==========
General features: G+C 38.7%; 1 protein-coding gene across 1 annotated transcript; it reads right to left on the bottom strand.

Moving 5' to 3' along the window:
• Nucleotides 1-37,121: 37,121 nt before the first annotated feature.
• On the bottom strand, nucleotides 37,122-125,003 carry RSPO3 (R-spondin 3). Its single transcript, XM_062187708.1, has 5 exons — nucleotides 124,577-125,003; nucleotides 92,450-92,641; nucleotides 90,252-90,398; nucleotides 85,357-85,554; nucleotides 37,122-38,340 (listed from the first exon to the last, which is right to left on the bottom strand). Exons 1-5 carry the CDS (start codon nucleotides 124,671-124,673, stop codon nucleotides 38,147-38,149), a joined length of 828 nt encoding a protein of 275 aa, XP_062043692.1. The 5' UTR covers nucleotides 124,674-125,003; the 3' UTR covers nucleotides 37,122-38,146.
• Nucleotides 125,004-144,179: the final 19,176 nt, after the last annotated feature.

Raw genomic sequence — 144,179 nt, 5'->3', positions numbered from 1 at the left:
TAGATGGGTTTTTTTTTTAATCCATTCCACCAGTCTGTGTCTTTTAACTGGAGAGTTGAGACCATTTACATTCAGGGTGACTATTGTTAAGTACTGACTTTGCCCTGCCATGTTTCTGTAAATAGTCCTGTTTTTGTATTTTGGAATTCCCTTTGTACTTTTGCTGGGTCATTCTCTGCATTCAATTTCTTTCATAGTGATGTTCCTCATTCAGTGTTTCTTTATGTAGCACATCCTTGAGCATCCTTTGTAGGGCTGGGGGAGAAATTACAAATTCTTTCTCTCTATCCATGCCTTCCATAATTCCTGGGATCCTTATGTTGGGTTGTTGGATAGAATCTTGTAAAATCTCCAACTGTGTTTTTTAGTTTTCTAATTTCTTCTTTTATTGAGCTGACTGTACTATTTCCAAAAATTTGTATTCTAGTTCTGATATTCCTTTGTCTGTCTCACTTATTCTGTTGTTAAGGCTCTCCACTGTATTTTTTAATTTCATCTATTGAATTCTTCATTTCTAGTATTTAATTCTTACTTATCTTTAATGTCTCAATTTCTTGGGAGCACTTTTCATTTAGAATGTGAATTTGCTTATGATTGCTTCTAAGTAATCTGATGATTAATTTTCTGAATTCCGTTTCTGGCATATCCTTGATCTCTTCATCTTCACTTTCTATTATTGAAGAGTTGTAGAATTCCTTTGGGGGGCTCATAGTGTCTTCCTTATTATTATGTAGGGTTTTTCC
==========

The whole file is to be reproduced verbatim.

General features: G+C 38.7%; 1 protein-coding gene across 1 annotated transcript; it reads right to left on the bottom strand.

Moving 5' to 3' along the window:
• Nucleotides 1-37,121: 37,121 nt before the first annotated feature.
• On the bottom strand, nucleotides 37,122-125,003 carry RSPO3 (R-spondin 3). Its single transcript, XM_062187708.1, has 5 exons — nucleotides 124,577-125,003; nucleotides 92,450-92,641; nucleotides 90,252-90,398; nucleotides 85,357-85,554; nucleotides 37,122-38,340 (listed from the first exon to the last, which is right to left on the bottom strand). Exons 1-5 carry the CDS (start codon nucleotides 124,671-124,673, stop codon nucleotides 38,147-38,149), a joined length of 828 nt encoding a protein of 275 aa, XP_062043692.1. The 5' UTR covers nucleotides 124,674-125,003; the 3' UTR covers nucleotides 37,122-38,146.
• Nucleotides 125,004-144,179: the final 19,176 nt, after the last annotated feature.

Raw genomic sequence — 144,179 nt, 5'->3', positions numbered from 1 at the left:
TAGATGGGTTTTTTTTTTAATCCATTCCACCAGTCTGTGTCTTTTAACTGGAGAGTTGAGACCATTTACATTCAGGGTGACTATTGTTAAGTACTGACTTTGCCCTGCCATGTTTCTGTAAATAGTCCTGTTTTTGTATTTTGGAATTCCCTTTGTACTTTTGCTGGGTCATTCTCTGCATTCAATTTCTTTCATAGTGATGTTCCTCATTCAGTGTTTCTTTATGTAGCACATCCTTGAGCATCCTTTGTAGGGCTGGGGGAGAAATTACAAATTCTTTCTCTCTATCCATGCCTTCCATAATTCCTGGGATCCTTATGTTGGGTTGTTGGATAGAATCTTGTAAAATCTCCAACTGTGTTTTTTAGTTTTCTAATTTCTTCTTTTATTGAGCTGACTGTACTATTTCCAAAAATTTGTATTCTAGTTCTGATATTCCTTTGTCTGTCTCACTTATTCTGTTGTTAAGGCTCTCCACTGTATTTTTTAATTTCATCTATTGAATTCTTCATTTCTAGTATTTAATTCTTACTTATCTTTAATGTCTCAATTTCTTGGGAGCACTTTTCATTTAGAATGTGAATTTGCTTATGATTGCTTCTAAGTAATCTGATGATTAATTTTCTGAATTCCGTTTCTGGCATATCCTTGATCTCTTCATCTTCACTTTCTATTATTGAAGAGTTGTAGAATTCCTTTGGGGGGCTCATAGTGTCTTCCTTATTATTATGTAGGGTTTTTCC